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Could Legacy Thinking Be the Death of Banks as We Know Them?
Legacy Banking Systems, and One Bank’s Journey to Cloud Computing
Could Legacy Thinking Be the Death of Banks as We Know Them?
It depends. Is the bank strapped to their legacy systems? If yes, then surviving the age of digital disruption will be hard. Most legacy systems rely on decades-old software to power their business. Until neo and challenger banks hit the scene, traditional banks were okay because they were all on a level playing field; all the banks relied on similar core systems. Few modern companies, however, can remain competitive when relying on antiquated infrastructures. No one knows what life after COVID-19 will look like for sure, but what is easy to surmise is that banks must digitalize or risk becoming obsolete.
How Did We Get Here?
According to Accenture Research, 46% of banks see their legacy systems as the most significant barriers to moving to the cloud. According to another Financial Conduct Authority (FCA) report, 43% of US banks still use COBOL, a programming language dating from 1959. Furthermore, core banking systems often do not run in real-time. This is limiting as customers demand applications and services built around real-time offerings and capabilities. Challenger banks started in the cloud, so they had cost, performance, and efficiency gains over traditional banks from the beginning. Cloud computing also allowed challenger banks to be agile, offering a more personalized customer experience at a lower cost. As a result, banks have reached a tipping point and realize their future may depend on their capacity to replace legacy systems.
What’s the Way Forward?
The decision to move all or part of your technology to the cloud shouldn't rest solely with the IT team; this is as much a business decision as an IT one and needs to involve executive management. Together, the team needs to develop a roadmap that outlines the features and functionality they want to provide, the technology that needs upgrading, and where the technology will reside to remain agile and competitive.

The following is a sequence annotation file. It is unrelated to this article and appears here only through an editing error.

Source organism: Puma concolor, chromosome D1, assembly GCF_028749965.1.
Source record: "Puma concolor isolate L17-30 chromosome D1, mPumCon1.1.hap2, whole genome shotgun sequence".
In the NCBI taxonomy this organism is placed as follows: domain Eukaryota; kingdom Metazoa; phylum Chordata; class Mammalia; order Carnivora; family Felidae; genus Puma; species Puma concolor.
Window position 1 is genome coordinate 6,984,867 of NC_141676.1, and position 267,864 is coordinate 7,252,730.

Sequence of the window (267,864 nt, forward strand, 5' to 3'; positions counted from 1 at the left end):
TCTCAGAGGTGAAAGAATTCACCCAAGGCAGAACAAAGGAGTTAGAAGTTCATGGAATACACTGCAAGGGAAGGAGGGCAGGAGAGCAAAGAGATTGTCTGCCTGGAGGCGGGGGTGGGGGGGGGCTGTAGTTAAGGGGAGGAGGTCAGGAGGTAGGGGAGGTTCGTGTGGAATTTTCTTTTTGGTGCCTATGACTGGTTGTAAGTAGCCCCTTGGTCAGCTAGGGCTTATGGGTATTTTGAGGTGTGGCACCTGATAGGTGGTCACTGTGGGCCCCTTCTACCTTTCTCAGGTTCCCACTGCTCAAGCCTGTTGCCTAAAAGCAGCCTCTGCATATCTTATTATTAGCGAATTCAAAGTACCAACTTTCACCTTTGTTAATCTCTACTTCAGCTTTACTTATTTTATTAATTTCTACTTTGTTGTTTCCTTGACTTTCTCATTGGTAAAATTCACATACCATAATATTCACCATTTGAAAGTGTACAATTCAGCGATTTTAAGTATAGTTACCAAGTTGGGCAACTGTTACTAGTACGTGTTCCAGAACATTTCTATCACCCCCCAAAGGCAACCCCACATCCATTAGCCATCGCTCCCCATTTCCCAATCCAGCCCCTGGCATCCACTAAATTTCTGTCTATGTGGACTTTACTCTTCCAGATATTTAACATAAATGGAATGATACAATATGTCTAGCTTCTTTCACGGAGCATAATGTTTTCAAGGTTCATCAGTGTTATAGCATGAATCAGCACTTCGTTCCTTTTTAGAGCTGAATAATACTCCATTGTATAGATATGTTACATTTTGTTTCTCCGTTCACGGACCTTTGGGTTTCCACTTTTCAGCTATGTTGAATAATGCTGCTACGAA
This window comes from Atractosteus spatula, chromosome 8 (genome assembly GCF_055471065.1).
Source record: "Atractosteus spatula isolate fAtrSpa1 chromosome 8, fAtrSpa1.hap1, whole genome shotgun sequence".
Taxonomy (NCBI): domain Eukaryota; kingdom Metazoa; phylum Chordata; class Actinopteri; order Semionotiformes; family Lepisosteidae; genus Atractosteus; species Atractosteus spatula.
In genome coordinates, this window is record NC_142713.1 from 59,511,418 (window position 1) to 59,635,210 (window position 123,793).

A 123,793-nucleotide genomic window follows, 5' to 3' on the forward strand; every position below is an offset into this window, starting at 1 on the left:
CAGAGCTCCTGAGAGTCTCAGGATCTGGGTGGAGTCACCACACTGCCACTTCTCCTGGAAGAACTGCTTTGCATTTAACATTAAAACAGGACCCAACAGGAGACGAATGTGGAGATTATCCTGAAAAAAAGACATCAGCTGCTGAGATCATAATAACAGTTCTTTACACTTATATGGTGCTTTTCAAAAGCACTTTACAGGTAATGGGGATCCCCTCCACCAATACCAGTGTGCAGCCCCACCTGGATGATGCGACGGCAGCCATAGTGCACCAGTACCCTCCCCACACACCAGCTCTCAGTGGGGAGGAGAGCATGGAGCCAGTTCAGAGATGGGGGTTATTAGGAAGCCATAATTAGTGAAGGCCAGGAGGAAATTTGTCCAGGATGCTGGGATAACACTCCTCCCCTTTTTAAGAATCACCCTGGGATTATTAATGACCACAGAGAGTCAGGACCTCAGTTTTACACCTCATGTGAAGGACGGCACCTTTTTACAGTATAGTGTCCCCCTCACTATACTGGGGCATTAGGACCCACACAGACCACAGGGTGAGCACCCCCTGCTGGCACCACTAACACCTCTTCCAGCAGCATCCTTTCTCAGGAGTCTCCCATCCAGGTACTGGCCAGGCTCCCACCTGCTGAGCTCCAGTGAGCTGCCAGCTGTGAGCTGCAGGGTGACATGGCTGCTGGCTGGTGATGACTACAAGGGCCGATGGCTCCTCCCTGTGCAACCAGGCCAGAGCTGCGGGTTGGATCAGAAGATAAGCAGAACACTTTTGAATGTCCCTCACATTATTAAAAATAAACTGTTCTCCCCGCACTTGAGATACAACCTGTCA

The problem is that banking systems have typically been built over many years resulting in antiquated, disparate technology. This creates a significant hurdle to adopting new technology, and it's what drives tension between the advocates for innovation and the people responsible for the bank’s stability.
The Best Place to Start.
For most banks moving toward the cloud is a massive undertaking. As a result, the best way forward is likely a hybrid approach, allowing banks to maintain their legacy systems while transferring front-office systems, applications, and data better suited for the cloud. This will also enable banks to shift processes and data strategically and incrementally from their core system to the cloud, ensuring everything is secure, nothing is lost in the process, and there aren’t significant periods of downtime.
This approach also allows banks to quickly enjoy the advantages of cloud technology, enabling them to develop new services, mine and monetize data, and drive profitability. For example, cloud computing provides data analytics and modeling capabilities across all customer touchpoints, revealing customer behaviors and transaction patterns. This provides a significant edge when developing new products and services. Additionally, migrating to the cloud allows banks to consolidate their data, saving money while increasing scalability.
Over Coming Concerns About Moving to the Cloud
The biggest concerns are around data security. Bank’s data is susceptible by nature. The data mostly pertains to a customer's financial information or traders' operations. The fallout from a data breach would present a massive threat to the bank and may even lead to a collapse. With that in mind, it’s no wonder financial institutions have hesitated to migrate to cloud computing. In fact, IT decision-makers are applauded for being cautious with the company's sensitive data; however, with customers demanding more apps, features, and visibility that can only be accommodated by a cloud model's flexibility, banks are forced to reconsider their strategy.